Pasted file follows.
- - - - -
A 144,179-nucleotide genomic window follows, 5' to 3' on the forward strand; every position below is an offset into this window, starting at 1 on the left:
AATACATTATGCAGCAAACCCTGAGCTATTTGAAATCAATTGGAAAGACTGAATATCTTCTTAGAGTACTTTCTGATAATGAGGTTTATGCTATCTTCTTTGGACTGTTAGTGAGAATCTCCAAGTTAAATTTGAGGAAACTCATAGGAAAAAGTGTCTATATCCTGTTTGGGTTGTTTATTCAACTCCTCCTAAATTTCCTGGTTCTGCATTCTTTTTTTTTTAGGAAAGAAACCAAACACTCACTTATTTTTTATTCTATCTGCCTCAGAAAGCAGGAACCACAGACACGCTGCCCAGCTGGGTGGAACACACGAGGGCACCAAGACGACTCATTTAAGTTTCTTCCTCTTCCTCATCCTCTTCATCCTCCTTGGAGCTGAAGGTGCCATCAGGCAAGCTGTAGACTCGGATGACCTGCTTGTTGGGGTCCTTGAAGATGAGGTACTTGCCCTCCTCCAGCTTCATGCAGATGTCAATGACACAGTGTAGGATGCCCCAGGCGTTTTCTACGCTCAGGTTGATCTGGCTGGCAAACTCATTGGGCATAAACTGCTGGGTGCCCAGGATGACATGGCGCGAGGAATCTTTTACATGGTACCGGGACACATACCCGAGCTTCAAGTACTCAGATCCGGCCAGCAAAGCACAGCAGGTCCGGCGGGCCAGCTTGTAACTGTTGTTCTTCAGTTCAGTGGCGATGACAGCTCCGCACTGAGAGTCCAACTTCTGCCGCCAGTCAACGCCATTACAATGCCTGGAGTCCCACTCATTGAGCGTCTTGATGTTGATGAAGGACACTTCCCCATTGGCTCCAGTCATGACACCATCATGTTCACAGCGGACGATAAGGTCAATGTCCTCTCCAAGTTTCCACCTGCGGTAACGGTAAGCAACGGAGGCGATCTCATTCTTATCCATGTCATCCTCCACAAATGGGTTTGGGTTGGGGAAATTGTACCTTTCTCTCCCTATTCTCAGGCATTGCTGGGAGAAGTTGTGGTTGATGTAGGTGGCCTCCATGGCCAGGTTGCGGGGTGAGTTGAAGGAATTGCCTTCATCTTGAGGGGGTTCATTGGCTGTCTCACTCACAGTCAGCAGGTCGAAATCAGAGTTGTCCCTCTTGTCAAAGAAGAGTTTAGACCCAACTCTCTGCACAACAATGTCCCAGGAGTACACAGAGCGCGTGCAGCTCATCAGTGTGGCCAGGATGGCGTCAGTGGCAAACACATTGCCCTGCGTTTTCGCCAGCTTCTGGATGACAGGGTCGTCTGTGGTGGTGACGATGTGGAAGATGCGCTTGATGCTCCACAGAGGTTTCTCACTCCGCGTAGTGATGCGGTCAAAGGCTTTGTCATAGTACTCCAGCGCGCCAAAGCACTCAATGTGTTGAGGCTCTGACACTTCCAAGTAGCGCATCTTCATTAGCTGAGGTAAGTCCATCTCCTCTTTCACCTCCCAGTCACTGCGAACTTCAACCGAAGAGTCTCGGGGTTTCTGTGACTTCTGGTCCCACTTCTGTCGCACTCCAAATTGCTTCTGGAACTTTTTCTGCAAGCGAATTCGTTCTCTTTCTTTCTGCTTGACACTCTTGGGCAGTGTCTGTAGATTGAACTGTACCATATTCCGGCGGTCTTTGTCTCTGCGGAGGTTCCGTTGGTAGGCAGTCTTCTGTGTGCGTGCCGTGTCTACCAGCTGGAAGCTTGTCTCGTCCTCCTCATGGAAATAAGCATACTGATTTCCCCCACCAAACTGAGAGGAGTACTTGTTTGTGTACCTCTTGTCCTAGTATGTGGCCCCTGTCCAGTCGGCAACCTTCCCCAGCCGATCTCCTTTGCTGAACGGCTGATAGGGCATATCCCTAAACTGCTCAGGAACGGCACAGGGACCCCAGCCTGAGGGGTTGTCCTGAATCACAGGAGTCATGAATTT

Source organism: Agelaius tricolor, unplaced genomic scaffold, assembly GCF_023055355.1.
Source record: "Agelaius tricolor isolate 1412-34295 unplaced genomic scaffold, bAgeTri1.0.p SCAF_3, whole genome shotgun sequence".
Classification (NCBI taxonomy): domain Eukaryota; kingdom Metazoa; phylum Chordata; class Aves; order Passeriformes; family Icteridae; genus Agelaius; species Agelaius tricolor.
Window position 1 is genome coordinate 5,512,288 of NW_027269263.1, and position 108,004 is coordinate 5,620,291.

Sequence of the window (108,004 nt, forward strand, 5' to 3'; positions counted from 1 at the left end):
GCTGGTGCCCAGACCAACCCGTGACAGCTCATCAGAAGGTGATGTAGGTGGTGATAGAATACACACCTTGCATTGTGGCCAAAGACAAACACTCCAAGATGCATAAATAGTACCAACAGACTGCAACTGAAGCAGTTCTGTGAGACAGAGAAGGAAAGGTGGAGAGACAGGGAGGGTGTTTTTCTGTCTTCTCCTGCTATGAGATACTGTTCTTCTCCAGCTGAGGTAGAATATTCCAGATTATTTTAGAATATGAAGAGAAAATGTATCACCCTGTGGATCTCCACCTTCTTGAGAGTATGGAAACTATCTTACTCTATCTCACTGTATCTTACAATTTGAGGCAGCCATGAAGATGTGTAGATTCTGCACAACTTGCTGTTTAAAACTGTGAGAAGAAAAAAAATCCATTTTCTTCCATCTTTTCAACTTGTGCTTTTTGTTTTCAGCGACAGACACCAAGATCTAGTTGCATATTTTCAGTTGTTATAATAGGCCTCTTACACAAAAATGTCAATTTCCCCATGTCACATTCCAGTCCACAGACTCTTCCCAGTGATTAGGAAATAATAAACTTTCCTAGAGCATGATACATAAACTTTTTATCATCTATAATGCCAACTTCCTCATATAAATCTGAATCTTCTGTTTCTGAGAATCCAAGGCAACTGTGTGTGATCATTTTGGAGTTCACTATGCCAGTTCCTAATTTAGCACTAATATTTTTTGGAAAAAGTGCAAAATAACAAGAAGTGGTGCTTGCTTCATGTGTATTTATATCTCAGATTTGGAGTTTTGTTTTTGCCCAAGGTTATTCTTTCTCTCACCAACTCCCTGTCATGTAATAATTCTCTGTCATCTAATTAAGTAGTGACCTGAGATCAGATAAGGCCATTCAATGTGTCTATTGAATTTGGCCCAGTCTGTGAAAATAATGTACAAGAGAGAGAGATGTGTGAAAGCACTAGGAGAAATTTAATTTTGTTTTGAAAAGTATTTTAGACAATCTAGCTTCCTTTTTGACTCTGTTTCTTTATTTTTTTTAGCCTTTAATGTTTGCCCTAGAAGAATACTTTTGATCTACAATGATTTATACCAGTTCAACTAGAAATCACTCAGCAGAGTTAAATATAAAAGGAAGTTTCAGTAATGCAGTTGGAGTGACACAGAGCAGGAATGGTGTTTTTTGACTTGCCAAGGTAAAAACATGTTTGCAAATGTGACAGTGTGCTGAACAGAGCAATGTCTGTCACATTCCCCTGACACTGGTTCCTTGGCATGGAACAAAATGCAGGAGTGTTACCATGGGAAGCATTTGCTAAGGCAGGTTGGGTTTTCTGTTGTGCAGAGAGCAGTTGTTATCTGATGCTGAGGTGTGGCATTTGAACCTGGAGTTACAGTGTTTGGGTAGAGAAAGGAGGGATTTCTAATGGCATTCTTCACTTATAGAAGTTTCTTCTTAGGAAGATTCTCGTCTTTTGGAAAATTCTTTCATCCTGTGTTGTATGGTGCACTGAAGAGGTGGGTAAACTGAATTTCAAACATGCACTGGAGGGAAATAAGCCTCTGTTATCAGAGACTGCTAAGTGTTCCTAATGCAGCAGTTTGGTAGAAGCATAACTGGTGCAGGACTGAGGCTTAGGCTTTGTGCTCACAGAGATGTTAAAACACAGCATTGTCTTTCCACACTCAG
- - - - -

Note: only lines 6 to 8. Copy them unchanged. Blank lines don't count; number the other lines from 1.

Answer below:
Window position 1 is genome coordinate 5,512,288 of NW_027269263.1, and position 108,004 is coordinate 5,620,291.

Sequence of the window (108,004 nt, forward strand, 5' to 3'; positions counted from 1 at the left end):
GCTGGTGCCCAGACCAACCCGTGACAGCTCATCAGAAGGTGATGTAGGTGGTGATAGAATACACACCTTGCATTGTGGCCAAAGACAAACACTCCAAGATGCATAAATAGTACCAACAGACTGCAACTGAAGCAGTTCTGTGAGACAGAGAAGGAAAGGTGGAGAGACAGGGAGGGTGTTTTTCTGTCTTCTCCTGCTATGAGATACTGTTCTTCTCCAGCTGAGGTAGAATATTCCAGATTATTTTAGAATATGAAGAGAAAATGTATCACCCTGTGGATCTCCACCTTCTTGAGAGTATGGAAACTATCTTACTCTATCTCACTGTATCTTACAATTTGAGGCAGCCATGAAGATGTGTAGATTCTGCACAACTTGCTGTTTAAAACTGTGAGAAGAAAAAAAATCCATTTTCTTCCATCTTTTCAACTTGTGCTTTTTGTTTTCAGCGACAGACACCAAGATCTAGTTGCATATTTTCAGTTGTTATAATAGGCCTCTTACACAAAAATGTCAATTTCCCCATGTCACATTCCAGTCCACAGACTCTTCCCAGTGATTAGGAAATAATAAACTTTCCTAGAGCATGATACATAAACTTTTTATCATCTATAATGCCAACTTCCTCATATAAATCTGAATCTTCTGTTTCTGAGAATCCAAGGCAACTGTGTGTGATCATTTTGGAGTTCACTATGCCAGTTCCTAATTTAGCACTAATATTTTTTGGAAAAAGTGCAAAATAACAAGAAGTGGTGCTTGCTTCATGTGTATTTATATCTCAGATTTGGAGTTTTGTTTTTGCCCAAGGTTATTCTTTCTCTCACCAACTCCCTGTCATGTAATAATTCTCTGTCATCTAATTAAGTAGTGACCTGAGATCAGATAAGGCCATTCAATGTGTCTATTGAATTTGGCCCAGTCTGTGAAAATAATGTACAAGAGAGAGAGATGTGTGAAAGCACTAGGAGAAATTTAATTTTGTTTTGAAAAGTATTTTAGACAATCTAGCTTCCTTTTTGACTCTGTTTCTTTATTTTTTTTAGCCTTTAATGTTTGCCCTAGAAGAATACTTTTGATCTACAATGATTTATACCAGTTCAACTAGAAATCACTCAGCAGAGTTAAATATAAAAGGAAGTTTCAGTAATGCAGTTGGAGTGACACAGAGCAGGAATGGTGTTTTTTGACTTGCCAAGGTAAAAACATGTTTGCAAATGTGACAGTGTGCTGAACAGAGCAATGTCTGTCACATTCCCCTGACACTGGTTCCTTGGCATGGAACAAAATGCAGGAGTGTTACCATGGGAAGCATTTGCTAAGGCAGGTTGGGTTTTCTGTTGTGCAGAGAGCAGTTGTTATCTGATGCTGAGGTGTGGCATTTGAACCTGGAGTTACAGTGTTTGGGTAGAGAAAGGAGGGATTTCTAATGGCATTCTTCACTTATAGAAGTTTCTTCTTAGGAAGATTCTCGTCTTTTGGAAAATTCTTTCATCCTGTGTTGTATGGTGCACTGAAGAGGTGGGTAAACTGAATTTCAAACATGCACTGGAGGGAAATAAGCCTCTGTTATCAGAGACTGCTAAGTGTTCCTAATGCAGCAGTTTGGTAGAAGCATAACTGGTGCAGGACTGAGGCTTAGGCTTTGTGCTCACAGAGATGTTAAAACACAGCATTGTCTTTCCACACTCAG